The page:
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Whitstable artist can stand heat in chef Gordon Ramsay's kitchen

By Whitstable Times  |  Posted: November 21, 2012

  • Whitstable artist Charlotte Baynes with Gordon Ramsay in his kitchen

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FOUL-MOUTHED chef Gordon Ramsay was as nice as pie when Whitstable artist Charlotte Baynes paid a visit to his kitchen.

Charlotte said: "He was very professional, patient and kind to me. And he never swore once."

Charlotte, of Fitzroy Road, Tankerton, wrote to Mr Ramsay asking if she could paint him because she thought he had a fascinating face. She spent several hours at the celebrity's London home as his wife Tanya took photos on her mobile phone.

Charlotte has included a ghostly Tanya in the portrait, which was short-listed for a BP Portrait Award.

Charlotte admitted: "I don't think it is one of my best portraits. But I wrote to him because he has an interesting face – and I am inspired by faces."

She added: "I know he is infamous for swearing in the kitchens on TV, but he sat for a couple of hours for me and never swore once. Some of the time he was also being interviewed."

Charlotte is staging a week-long solo exhibition at Whitstable's Horsebridge Centre, from Wednesday, November 21.

Her subjects will include Mr Ramsay, flamenco dancers, friends, family and "local heroes" including a portrait of abstract artist John Hoyland, whose work hangs in the Tate.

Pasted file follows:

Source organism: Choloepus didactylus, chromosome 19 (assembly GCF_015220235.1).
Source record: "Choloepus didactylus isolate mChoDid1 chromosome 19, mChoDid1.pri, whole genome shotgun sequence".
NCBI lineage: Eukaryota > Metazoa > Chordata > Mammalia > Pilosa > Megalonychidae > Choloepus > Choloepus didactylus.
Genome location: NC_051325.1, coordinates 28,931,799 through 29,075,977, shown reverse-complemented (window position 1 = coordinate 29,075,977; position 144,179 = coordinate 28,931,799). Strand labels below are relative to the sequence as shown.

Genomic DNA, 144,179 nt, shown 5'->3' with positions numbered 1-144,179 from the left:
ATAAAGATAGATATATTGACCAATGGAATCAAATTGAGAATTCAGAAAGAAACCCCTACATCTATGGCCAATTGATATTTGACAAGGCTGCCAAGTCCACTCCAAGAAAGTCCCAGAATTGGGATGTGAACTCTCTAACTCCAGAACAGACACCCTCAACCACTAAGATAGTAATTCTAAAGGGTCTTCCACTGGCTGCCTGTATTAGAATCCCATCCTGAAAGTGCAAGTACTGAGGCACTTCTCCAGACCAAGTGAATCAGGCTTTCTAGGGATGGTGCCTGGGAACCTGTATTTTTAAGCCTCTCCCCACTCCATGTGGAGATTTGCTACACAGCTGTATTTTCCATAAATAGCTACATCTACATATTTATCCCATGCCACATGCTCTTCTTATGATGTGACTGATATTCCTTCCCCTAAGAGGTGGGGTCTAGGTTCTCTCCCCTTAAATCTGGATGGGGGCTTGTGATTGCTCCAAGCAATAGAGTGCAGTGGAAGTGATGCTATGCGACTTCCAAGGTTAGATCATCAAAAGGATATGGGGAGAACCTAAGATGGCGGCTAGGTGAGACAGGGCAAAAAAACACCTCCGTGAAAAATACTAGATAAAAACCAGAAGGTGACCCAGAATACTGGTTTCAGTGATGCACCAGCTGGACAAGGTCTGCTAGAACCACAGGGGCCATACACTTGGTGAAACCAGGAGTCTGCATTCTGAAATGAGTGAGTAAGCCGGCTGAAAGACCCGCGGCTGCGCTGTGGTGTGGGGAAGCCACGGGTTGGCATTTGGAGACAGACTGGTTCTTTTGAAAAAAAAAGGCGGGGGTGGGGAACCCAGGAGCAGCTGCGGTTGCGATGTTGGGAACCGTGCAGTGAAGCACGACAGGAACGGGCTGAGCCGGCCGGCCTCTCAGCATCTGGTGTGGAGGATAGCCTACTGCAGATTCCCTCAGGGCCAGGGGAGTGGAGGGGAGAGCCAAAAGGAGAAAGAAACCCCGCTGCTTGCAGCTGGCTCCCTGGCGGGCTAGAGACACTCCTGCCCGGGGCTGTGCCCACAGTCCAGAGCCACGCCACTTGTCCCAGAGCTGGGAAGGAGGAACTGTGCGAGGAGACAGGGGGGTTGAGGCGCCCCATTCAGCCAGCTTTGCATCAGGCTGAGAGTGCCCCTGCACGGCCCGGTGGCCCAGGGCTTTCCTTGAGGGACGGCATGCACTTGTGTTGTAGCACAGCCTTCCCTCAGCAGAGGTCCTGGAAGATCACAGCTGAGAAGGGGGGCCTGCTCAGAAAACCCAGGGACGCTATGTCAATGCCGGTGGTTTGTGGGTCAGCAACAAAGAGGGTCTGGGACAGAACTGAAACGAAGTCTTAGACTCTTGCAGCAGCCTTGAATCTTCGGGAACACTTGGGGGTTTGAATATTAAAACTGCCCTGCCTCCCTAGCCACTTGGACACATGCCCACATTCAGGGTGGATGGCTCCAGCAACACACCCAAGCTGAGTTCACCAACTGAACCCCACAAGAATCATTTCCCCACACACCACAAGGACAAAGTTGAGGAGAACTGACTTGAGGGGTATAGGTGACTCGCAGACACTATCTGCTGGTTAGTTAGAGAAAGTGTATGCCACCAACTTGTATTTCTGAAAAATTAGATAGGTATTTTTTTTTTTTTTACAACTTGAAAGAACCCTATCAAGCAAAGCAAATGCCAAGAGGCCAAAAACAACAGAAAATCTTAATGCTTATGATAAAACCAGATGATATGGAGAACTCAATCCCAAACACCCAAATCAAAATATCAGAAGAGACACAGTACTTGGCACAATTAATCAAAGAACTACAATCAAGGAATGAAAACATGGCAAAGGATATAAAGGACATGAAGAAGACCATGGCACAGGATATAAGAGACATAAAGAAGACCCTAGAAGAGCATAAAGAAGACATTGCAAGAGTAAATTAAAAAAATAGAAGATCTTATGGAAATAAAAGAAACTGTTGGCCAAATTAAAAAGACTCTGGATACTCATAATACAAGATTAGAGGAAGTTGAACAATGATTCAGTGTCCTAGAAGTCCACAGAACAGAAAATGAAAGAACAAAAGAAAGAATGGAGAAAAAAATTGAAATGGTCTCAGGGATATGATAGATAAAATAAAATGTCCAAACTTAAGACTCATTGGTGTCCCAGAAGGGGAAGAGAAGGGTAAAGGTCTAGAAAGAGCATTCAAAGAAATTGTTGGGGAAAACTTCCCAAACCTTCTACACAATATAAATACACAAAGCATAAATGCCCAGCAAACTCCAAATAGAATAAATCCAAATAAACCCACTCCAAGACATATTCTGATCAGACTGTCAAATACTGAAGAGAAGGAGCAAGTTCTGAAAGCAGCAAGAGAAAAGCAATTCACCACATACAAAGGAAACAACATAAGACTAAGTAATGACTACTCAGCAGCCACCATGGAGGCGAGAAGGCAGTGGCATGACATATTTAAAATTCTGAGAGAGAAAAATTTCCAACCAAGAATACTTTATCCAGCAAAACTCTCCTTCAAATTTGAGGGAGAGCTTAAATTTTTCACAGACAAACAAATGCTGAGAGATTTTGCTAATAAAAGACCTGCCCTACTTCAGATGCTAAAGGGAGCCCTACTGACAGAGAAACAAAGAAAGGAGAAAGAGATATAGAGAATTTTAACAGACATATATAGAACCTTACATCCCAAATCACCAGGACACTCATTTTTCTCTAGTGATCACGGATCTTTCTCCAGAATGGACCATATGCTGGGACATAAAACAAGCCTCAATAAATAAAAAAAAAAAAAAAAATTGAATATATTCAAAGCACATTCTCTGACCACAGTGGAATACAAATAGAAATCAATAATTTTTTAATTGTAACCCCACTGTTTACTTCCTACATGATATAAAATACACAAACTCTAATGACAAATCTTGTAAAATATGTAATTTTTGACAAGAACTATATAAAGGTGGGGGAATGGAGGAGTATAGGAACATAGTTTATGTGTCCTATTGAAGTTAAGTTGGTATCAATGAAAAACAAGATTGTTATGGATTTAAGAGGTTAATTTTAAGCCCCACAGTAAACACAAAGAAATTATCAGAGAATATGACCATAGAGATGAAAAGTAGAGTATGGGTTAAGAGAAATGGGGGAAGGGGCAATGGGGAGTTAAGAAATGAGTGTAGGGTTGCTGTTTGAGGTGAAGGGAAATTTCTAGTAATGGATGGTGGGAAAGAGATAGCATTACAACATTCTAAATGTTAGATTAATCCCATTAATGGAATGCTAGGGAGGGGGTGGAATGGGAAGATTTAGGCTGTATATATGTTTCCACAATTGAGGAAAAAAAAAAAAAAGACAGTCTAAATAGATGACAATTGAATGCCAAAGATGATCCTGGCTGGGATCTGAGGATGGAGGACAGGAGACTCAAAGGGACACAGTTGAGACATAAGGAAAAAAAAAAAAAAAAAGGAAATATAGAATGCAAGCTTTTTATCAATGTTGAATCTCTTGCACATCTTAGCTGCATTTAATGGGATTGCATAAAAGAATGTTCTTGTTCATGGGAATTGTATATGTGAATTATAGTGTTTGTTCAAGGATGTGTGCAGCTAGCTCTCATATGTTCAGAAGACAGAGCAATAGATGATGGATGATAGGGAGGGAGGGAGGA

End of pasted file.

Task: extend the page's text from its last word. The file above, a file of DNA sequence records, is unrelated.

He was part of the 1960s and 70s art scene, mixing with Mark Rothko and Patrick Caulfield.

Charlotte said: "I met him while hanging pictures in a London gallery and we became friends.

"I asked him when someone had last painted him, and he said at least 50 years ago.

"This might be the only portrait of him around."

She recalled: "His studio was a carpet of paint.

"He said he never used an easel, so I had to improvise with a ladder."

It can take anything from from 90 minutes to three months for Charlotte to produce a portrait.

She said: "My paintings are about the response I have from the sitter. I am excited by looking into their faces."

She added: "Painting can be solitary, but what's most important in life is building relationships. Art offers opportunities to do this."

Charlotte, a former lecturer in early childhood development at Thanet and Canterbury Colleges, has also run creative workshops for the English National Opera and studied at Goldsmiths, London.

She admires artist David Hockney and become a professional painter 14 years ago, but also teaches her hobby, flamenco, two hours a week.

She has also started a singing group called the Shed Singers, which sings Spanish songs in her studio at the bottom of her garden.

Charlotte Baynes at the Horsebridge Centre, November 21-27 in the Somerset Maugham Gallery. See also www.charlottebaynes.com

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